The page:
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10.21.19

Creating Impact, Candid Conversations with Leaders in Life, Business and Philanthropy

A conversation with Dr. Peter Legge, O.B.C., O.St.J., K.C.S.J., F.C.G.A., O.St.S., M.A., B.B.A., C.S.P., C.P.A.E., HoF, LL.D (Hon), D.Tech

When you hear the word philanthropy, what comes to mind? Writing a large cheque to a charity? Donating a piece of art for a fundraiser? Gifting appreciated shares of a company you’ve invested in to a foundation? While we all choose to define philanthropy in a manner personal to us, the word itself originates from the Latin meaning, “love to mankind”.

In this new editorial, “Creating Impact, Candid Conversations with Leaders in Life, Business and Philanthropy”, we share with you intimate conversations with dynamic, successful and accomplished people, who also have very big hearts and a deep passion to leave the world a better place for future generations.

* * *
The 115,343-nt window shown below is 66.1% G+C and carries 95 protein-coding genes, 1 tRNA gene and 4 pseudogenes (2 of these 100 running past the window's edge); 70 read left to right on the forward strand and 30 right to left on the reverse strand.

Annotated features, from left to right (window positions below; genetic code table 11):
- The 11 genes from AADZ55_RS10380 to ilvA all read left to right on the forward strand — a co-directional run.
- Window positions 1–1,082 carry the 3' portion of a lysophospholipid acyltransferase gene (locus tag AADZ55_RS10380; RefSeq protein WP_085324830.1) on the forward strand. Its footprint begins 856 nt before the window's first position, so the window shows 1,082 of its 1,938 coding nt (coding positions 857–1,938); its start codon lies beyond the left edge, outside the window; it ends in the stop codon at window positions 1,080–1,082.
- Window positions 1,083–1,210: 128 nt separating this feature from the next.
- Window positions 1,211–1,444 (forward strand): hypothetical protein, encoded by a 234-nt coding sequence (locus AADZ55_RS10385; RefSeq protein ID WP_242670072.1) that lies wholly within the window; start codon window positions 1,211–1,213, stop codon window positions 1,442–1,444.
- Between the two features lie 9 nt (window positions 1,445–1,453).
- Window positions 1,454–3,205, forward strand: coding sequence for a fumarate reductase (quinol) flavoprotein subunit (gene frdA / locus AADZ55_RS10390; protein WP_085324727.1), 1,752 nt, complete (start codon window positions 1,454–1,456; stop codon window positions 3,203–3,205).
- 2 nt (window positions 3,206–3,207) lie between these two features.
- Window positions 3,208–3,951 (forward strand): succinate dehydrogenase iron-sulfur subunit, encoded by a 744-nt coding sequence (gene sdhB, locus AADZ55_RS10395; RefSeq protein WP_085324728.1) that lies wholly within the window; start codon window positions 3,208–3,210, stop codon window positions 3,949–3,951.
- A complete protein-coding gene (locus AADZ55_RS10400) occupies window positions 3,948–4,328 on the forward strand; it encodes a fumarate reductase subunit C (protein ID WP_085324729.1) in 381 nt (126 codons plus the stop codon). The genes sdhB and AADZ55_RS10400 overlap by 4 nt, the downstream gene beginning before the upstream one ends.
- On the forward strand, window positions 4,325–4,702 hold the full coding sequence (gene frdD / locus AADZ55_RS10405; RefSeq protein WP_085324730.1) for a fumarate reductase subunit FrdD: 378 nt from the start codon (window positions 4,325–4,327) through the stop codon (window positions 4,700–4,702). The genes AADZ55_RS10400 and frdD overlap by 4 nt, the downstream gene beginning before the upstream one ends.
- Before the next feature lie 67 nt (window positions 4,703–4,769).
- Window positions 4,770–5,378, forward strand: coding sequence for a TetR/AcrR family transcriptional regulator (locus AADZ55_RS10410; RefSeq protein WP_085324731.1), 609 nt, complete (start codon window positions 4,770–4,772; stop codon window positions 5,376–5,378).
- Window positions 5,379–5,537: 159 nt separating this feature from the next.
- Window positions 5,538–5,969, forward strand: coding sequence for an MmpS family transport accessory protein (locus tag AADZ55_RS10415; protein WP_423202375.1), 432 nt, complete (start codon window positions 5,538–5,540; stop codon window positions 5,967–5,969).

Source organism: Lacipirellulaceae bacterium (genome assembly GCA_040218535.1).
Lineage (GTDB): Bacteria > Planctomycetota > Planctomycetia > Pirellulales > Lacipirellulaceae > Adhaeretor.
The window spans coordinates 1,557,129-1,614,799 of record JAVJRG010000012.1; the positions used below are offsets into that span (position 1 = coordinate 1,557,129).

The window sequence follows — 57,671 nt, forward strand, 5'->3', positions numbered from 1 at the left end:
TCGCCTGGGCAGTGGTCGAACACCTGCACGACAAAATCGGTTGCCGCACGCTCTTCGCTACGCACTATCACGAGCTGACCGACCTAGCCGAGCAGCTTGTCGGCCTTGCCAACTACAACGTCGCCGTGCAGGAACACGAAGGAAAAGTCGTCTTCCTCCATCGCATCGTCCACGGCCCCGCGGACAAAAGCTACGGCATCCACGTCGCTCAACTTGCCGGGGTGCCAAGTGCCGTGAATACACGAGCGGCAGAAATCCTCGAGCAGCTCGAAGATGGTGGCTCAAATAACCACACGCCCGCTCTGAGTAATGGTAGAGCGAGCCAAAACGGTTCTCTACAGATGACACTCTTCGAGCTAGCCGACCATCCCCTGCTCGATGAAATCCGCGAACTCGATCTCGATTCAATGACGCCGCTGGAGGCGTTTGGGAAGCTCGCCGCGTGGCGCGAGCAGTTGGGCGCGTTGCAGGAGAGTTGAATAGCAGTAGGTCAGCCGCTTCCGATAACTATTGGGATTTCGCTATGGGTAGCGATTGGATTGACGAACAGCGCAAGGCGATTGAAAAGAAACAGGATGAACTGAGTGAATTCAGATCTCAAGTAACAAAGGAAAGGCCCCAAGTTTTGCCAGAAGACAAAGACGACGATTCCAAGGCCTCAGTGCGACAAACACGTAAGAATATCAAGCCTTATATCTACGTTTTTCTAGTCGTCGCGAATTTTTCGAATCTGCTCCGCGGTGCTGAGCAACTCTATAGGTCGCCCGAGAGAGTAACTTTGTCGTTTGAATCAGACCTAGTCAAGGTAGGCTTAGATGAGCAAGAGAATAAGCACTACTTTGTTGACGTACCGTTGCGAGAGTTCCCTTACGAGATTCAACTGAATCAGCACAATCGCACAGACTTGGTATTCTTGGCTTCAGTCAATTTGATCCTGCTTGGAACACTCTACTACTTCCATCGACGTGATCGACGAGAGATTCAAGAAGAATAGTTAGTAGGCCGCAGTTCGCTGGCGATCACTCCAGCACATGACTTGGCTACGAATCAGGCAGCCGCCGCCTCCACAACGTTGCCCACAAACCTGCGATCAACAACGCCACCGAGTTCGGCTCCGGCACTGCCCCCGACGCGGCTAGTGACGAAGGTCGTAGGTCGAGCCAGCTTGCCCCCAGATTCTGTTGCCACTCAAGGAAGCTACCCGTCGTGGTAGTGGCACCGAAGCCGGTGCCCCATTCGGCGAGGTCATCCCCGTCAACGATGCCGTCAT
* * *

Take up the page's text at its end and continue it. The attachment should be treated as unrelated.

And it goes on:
Our first candid conversation is with Dr. Peter Legge. Peter is the Chairman and CEO of Canada Wide Media, the largest privately-held publishing company in Western Canada, a company he co-founded in Vancouver in 1976. Peter is a world-renowned speaker and an author of 23 best-selling books. Through Canada Wide, his family and Peter’s own direct efforts, millions of dollars have been raised and donated and countless hours of service have been spent over the past four decades. He believes that yes, we can all write cheques, yet we can all raise far more money and do much greater good than any cheques we can individually write using our influence and connections, and sharing our time and talents. Peter is truly a leader in the Vancouver community and exemplifies what it means to be a philanthropist.

Peter was born in 1942 in London, England, and like so many accomplished Canadian business people, immigrated to Canada with his family as a child. At age 12, Peter’s father sent for him and his mother to come to Canada after having been there for some time, searching for work and a place to settle the family for a better life. Peter and his mother crossed the Atlantic onboard a ship from Southampton, England, bound for New York City. They then made their way to Seattle, Washington by Greyhound Bus and finally landed in New Westminster, BC via train from Seattle.